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OIL and waterbirds

The April 2010 Deepwater Horizon oil spill in the Gulf of Mexico underscores the fact that oil is a major environmental threat to oceanic, coastal, and inland waterbird species.

Oil may be released during platform construction, drilling in wetlands and offshore, shipping and spillage, and chronic, low-level seepage from surface runoff or subsurface sources. Waterbirds are commonly injured by oil spills, chronic oil discharge in bilge water, and hazardous material releases. Birds affected annually can number in the hundreds of thousands in some areas. Injuries can lead directly to mortality or have indirect effects through habitat degradation, reduced reproductive success, or contaminated food supplies. As upper trophic level feeders, waterbirds rely on healthy aquatic environments to provide the food base necessary for reproduction, migration and general maintenance.

General Recommendations

  • Oil effects on waterbirds should be minimized through increased enforcement on shipping activities, safe operational procedures, spill clean up, and when effective, rehabilitation of oiled birds.
  • Every effort to eliminate threats to waterbirds should be made in policies for offshore petroleum leasing and operations. Where threats to waterbirds cannot be eliminated, such threats should be mitigated.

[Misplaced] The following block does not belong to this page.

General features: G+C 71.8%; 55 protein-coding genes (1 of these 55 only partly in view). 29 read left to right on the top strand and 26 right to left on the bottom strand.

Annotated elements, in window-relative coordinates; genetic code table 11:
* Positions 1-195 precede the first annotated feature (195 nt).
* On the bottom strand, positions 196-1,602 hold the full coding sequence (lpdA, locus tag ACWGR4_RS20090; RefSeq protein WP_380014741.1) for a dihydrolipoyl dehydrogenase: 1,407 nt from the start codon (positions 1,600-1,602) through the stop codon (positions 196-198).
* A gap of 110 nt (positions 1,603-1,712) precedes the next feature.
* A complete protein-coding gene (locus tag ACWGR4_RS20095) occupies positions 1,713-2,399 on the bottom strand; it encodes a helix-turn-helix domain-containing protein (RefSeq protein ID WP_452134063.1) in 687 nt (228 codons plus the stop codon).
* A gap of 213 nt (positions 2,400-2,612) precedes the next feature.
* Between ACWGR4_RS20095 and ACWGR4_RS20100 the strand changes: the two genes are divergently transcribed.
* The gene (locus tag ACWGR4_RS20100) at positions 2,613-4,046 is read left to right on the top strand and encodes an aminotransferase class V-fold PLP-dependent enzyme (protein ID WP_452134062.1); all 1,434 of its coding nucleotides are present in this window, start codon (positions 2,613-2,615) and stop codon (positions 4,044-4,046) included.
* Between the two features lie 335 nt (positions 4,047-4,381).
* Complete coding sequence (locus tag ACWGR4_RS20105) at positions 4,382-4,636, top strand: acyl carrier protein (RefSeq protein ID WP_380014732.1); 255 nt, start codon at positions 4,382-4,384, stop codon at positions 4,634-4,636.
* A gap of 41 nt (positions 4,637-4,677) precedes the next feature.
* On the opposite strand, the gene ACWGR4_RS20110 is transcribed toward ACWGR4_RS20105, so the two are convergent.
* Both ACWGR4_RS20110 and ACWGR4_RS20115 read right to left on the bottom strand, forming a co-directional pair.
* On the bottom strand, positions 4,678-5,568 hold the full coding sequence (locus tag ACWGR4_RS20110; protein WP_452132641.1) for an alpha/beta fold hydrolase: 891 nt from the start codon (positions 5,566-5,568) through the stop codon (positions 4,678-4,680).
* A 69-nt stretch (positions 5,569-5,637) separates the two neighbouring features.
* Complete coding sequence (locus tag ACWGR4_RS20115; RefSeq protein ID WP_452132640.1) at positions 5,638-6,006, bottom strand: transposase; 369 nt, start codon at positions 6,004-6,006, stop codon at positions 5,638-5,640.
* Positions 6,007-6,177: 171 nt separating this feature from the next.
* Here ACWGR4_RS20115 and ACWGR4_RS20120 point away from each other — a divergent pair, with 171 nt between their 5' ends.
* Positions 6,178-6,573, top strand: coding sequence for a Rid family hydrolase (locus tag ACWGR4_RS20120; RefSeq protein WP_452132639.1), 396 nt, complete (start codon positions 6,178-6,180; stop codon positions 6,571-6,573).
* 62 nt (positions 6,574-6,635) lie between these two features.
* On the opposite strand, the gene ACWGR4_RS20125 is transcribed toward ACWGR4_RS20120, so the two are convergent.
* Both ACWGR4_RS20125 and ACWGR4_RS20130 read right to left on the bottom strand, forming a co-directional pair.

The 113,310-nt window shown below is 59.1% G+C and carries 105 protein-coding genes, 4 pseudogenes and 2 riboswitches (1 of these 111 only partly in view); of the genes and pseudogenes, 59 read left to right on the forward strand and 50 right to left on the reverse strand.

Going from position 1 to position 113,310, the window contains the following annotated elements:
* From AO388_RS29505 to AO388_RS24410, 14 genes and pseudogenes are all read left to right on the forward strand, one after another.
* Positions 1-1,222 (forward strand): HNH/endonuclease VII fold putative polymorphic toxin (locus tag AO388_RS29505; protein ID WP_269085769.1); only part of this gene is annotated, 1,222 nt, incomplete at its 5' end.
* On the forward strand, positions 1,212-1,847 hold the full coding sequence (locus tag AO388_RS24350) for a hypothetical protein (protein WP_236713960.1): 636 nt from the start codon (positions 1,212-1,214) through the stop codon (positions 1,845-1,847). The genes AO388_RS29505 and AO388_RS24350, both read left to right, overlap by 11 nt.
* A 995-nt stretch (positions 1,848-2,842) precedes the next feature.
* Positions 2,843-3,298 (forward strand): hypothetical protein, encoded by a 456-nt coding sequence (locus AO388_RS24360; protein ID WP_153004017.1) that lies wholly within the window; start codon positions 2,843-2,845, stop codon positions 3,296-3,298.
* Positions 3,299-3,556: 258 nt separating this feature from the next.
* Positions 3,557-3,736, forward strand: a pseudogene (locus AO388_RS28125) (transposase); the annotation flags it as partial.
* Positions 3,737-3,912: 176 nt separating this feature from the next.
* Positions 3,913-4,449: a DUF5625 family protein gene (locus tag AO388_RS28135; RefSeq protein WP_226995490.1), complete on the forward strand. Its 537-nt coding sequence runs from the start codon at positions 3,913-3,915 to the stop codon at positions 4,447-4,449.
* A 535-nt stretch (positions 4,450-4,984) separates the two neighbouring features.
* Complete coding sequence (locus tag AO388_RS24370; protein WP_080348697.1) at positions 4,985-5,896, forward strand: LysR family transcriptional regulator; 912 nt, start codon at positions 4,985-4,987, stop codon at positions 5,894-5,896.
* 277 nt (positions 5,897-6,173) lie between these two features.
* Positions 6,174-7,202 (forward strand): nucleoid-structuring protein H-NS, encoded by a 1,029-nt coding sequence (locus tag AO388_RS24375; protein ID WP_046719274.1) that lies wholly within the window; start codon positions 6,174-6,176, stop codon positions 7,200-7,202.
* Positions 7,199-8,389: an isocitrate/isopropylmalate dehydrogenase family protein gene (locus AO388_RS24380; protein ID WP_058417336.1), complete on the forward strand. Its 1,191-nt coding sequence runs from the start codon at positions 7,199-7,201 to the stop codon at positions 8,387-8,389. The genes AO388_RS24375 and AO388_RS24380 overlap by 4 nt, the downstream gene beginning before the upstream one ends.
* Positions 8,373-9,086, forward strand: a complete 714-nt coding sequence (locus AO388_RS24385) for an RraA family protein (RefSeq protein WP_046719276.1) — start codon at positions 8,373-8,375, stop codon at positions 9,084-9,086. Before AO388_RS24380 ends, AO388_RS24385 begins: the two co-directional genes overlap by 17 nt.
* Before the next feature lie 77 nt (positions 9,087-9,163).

• The effects of oiling on populations should be better understood.
  • Death and morbidity of waterbirds from oiling should be monitored wherever they occur.
  • The efficacy and approaches to rehabilitation of oiled waterbirds should be improved and implemented where effective.

Helpful Links

Fact Sheet: Effects of Oil on Wildlife and Habitat

Best Practices for Migratory Bird Care During Oil Spill Response

Marine Ornithology - Journal of Seabird Science and Conservation has several articles on oil and seabirds.

Deepwater Horizon Response: Official site of the Deepwater Horizon Unified Command

U.S. Fish and Wildlife Deepwater Horizon Oil Spill Response

Caribbean Regional Activity Center/Regional Marine Pollution Emergency Information and Training Center (REMPEITC)

International Bird Rescue Research Center

U.N. Environment Program's Global Marine Oil Pollution Information Gateway

 

 

 

 

Last Updated August 11, 2010
U. S. Geological Survey (USGS) is supporting the Waterbird Conservation for the Americas Home Page as part of its contribution to North American Waterbird Conservation Plan (NAWCP). It is being served by the USGS Patuxent Wildlife Research Center. Information provided in this site does not necessarily have the endorsement of the USGS.